I’m trusting the universe and I know that eventually I will be in a position to give up my job and devote all my time to cancer patients.

Anyway I digress I’m I’ll.

Not part of the plan but hey ho

I swear it’s when I stop.

My body goes yay.. she’s still and I get a cold or virus.

I’m crap at nursing myself every one else just not myself.

Nurses make crap patients.

So good friend of mine offers me shamanic healing today

I lie on the couch surrounded by aroma of sage and without trying I’m totally relaxed.

I’m vaugly aware of Chris at the head of the table

I’m immediately taken to the beach.

My guide Richard is there waiting we fall into step.

Where are we going I ask.

You already know he says.

In that riddle sort of way I hate.

I sigh and walk. The wind blows gently the sun is warm

Then we step into the familiar cave with the carved seat in cold smooth stone I sit down and he sits beside me

I’m aware of my breathing

Then as we both stand up I feel detached .

I’m walking behind Richard and myself.

On my back I can see a huge moth

With purple wings. Wait aren’t they purple curtains?

There before me is the window I looked out of so may times as a child.

My bedroom window.

I look through it the view is the same

Old oak tree.

Green fence

Old shed.

My bike leaning on the gate.

The porch roof under my window covered in green

Lead pealing off.

I pick at the chipped paint on the window sill.

I glance around

Old record player one knob missing pile of 45 records from Woolworths.

Humpty Dumpty poster holding glass of beer on the wall.

Dressing gown on back of the door.

Old black wool coat with red lining on my bed no duvets here sheets and coats.

Purple curtains.

The house of death has me again

Moth wings

I’m now aware of a pain.

In my root chakra.

Ouch I bend my legs up.

Why are we back here I ask Richard?

You never really left he says.

The pain comes again stronger.

Like a contraction.

I’m back in my body beside Richard.

He holds my hand.

As I turn away from the window the moth wings go back to being purple curtains.

You don’t belong here says Richard.

I hesitate.

He smiles waiting .

I walk towards him and don’t look back.

The weight had left me

I hear chris chanting the pain lessens

I sit up.snd I’m back in the room .

The water is cool.and fresh

I’m home in our cottage

Where I belong.

Thoughtful.

Reflecting.

Thank you my friend.

For guiding me home. ❤️

http://www.ravensretreat.wales

Posh things poem by Tony Walsh.

Im driving to work this morning listening to radio 4.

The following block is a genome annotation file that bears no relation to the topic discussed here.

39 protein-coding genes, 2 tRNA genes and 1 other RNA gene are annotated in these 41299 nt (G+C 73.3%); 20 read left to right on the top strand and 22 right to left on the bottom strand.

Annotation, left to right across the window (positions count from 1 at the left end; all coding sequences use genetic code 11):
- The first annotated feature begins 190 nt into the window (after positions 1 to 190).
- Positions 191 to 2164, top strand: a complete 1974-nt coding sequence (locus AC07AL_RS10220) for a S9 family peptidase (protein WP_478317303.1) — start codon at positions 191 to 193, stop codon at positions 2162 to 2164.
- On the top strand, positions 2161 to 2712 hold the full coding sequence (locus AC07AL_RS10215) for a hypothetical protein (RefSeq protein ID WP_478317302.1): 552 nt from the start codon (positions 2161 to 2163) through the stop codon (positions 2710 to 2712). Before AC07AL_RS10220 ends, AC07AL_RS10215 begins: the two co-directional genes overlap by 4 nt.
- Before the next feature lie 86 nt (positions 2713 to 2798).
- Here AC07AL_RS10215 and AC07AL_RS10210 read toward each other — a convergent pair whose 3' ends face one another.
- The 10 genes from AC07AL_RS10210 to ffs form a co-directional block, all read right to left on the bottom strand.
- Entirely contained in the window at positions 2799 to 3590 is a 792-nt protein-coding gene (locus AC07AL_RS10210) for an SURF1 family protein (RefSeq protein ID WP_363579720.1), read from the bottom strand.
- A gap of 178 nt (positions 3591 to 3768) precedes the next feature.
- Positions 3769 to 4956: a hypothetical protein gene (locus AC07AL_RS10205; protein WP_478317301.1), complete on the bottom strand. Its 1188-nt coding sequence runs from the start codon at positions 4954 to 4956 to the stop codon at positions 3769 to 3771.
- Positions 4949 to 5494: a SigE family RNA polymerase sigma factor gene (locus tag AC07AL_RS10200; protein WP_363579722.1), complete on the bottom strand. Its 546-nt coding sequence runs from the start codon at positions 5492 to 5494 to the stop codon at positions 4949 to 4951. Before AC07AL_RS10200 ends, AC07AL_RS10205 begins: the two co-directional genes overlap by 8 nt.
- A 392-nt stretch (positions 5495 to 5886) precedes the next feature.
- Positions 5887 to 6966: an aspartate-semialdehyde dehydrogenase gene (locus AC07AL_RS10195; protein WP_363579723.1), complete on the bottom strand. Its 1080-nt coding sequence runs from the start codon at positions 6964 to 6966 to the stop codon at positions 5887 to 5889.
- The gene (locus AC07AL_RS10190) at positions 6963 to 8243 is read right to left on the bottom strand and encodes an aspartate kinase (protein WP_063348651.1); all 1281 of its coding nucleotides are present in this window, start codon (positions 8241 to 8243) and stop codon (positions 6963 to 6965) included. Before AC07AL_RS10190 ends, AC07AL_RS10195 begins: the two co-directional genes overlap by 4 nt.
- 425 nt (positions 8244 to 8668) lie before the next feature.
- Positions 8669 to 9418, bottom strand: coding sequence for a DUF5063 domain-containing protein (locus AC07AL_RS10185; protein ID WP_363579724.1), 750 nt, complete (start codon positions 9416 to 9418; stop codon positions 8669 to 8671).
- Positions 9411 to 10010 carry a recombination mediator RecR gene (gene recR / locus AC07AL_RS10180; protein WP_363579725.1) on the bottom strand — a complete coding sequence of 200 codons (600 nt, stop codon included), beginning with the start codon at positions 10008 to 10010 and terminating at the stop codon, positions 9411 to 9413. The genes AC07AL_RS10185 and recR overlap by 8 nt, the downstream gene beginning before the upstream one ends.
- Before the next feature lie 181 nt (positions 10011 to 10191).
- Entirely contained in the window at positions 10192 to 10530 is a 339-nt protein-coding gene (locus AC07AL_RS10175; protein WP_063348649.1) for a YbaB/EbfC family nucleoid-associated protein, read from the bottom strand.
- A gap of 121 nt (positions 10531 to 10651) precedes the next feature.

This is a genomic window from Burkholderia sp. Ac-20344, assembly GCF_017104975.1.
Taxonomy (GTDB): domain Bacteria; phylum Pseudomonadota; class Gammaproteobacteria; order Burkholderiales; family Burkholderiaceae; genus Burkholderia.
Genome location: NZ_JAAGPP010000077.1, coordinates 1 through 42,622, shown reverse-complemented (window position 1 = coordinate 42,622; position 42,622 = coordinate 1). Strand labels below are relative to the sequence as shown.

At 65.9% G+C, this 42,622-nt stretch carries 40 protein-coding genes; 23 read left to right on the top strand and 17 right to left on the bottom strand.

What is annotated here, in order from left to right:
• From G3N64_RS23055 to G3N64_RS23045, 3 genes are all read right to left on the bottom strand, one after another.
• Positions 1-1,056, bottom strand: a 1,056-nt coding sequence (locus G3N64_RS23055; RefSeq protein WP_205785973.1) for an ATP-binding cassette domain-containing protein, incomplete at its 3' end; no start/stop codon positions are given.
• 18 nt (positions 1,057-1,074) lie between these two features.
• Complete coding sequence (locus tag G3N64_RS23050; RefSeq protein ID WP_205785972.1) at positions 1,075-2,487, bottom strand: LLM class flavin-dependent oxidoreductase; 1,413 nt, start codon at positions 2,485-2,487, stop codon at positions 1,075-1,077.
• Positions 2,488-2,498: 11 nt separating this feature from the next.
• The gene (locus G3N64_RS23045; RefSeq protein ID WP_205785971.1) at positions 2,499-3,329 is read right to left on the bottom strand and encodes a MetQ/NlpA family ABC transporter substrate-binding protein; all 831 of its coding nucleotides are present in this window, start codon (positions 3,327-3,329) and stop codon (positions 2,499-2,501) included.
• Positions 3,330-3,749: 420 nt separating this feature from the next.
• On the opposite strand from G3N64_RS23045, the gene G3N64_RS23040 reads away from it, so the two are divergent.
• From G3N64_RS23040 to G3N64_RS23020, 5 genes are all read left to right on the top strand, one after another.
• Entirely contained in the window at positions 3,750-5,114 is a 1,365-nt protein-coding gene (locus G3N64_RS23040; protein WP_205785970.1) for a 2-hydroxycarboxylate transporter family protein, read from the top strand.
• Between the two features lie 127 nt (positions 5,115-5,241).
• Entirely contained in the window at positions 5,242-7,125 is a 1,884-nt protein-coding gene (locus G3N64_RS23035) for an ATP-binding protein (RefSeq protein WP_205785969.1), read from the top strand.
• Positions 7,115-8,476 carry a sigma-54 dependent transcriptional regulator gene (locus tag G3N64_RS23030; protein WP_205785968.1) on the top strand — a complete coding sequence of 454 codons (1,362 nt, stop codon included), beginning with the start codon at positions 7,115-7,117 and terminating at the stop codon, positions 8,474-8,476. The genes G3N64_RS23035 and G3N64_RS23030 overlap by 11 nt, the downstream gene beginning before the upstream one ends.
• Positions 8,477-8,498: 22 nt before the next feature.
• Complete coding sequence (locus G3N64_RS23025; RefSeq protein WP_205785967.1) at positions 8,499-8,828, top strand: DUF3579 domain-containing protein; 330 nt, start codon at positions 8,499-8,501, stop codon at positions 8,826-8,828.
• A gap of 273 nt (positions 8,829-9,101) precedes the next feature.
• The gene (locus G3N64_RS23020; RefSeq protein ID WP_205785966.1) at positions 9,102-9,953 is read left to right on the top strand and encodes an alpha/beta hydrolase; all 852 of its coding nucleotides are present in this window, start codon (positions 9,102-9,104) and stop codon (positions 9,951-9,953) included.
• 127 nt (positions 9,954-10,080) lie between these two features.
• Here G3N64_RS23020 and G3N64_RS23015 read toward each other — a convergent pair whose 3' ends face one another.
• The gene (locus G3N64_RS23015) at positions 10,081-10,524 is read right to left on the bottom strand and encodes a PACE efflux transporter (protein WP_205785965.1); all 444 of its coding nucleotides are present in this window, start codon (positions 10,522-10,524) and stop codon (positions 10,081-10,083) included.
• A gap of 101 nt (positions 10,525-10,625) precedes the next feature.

There is a poet on being interviewed he has a strong Manchester accent and he’s talking about his working class life in the 60s

I slow down as I listen lulled by his voice familiar northern tones of my childhood.

He’s talking about poetry nights that go on in most towns

How they are such a melting pot of people.

Friendly places

I smile to myself and promise I’ll make an effort to go back I love performance poetry but life has been manic and I can’t remember the last time I had a poetry night out.

I miss it.

He carries on and reads a poem called Posh things

I’m catapulted back to the council house of my childhood.

Posh things like paying for your school dinners

Posh things like fitted carpets

I’ve pulled over because I’m crying.

It’s such a powerful poem

I love it.

I start my car and continue to drive into work.

As I pull into the carpark I vow to make time next week to go out.

Thank you Tony Walsh

For reminding me of do many things

And reigniting my poetry passion

You can hear posh things follwing this link.

https://m.soundcloud.com/tony-walsh/posh-things

Knight in a v.w van.

Save me from the mundane

Pull me back into your world.

Make me feel alive again.

Remind me that I’m your girl.

Burst my irredesent bubble of invisibility.

Wake the passion within me.

Tell me that you still see.

The wild and untamed rebel

The one who stole your heart.

She calls to the world from deep within me.

Finding it hard to play her part.

I know that I have wondered

Far away from your side..

I’ve been lost in barren places

Where my past and demons hide.

Many times you’ve come to my rescue.

Carried my soul back to our door.

Wrapped me in a cocoon of unconditional love

Keet my monsters behind a steel door.

Old trees and water.

With a history spanning a centuary Carr Mill dam has hardly changed at all.
It offered the residents of the estates surrounding it a consistent link generation to generation .
There were of course natural changes. Trees had matured, dirt paths had worn around the edge of the water and been made safe shored up and covered in chippings.

The block of shops and minature railway line built in early 1960s has long since disappeared in it’s place the back of a hotel famous for cheap beer and Sunday lunches.

The boating club and beautiful ninteen arches bridge still stand proudly. Speed boat races on a sunday the familiar wizzing noise of the boats could be heard from my bedroom window Generations of ducks.like generations of the same families breed there and never leave.

But for the most part the Dams gentle evolution had gone unnoticed.
In a sheltered spot on the far end of the Dam where most walkers tend not to bother walking the passage of time has been noticed the least. It’s here should you look you would find an old oak tree growing between a steep enbankment and the Waters edge.